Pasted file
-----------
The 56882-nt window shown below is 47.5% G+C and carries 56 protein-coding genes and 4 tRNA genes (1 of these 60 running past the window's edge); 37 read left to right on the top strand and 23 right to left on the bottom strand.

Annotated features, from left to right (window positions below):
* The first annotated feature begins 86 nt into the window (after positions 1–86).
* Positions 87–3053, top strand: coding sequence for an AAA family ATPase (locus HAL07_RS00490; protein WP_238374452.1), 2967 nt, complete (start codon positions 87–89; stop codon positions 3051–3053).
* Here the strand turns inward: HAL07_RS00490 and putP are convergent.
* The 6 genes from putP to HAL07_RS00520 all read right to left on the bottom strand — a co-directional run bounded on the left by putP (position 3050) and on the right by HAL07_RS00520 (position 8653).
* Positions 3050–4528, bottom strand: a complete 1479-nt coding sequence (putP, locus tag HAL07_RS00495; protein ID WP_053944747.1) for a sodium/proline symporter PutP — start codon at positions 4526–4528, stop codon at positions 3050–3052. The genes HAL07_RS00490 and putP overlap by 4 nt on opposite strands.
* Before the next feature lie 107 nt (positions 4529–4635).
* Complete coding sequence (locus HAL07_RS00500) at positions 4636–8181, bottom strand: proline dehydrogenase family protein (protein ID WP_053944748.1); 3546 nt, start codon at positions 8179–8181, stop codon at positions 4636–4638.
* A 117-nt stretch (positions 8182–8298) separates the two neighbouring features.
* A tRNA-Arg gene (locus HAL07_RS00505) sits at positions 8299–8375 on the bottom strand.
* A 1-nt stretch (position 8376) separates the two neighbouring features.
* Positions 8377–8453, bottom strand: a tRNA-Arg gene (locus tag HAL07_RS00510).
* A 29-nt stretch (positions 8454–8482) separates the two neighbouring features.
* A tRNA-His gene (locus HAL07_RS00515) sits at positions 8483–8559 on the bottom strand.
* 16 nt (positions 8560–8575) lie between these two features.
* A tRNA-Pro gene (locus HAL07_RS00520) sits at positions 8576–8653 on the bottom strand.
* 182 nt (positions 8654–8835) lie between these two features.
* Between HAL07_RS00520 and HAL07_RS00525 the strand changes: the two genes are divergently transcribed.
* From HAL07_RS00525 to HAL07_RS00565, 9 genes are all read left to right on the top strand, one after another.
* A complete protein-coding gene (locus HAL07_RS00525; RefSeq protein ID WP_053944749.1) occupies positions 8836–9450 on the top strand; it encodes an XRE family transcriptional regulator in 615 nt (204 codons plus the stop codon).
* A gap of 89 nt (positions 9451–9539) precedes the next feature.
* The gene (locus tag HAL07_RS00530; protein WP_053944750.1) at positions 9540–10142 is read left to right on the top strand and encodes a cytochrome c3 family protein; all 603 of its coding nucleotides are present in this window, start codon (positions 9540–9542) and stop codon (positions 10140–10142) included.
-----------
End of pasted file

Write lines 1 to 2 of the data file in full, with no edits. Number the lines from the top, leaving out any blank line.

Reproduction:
The 56882-nt window shown below is 47.5% G+C and carries 56 protein-coding genes and 4 tRNA genes (1 of these 60 running past the window's edge); 37 read left to right on the top strand and 23 right to left on the bottom strand.

Annotated features, from left to right (window positions below):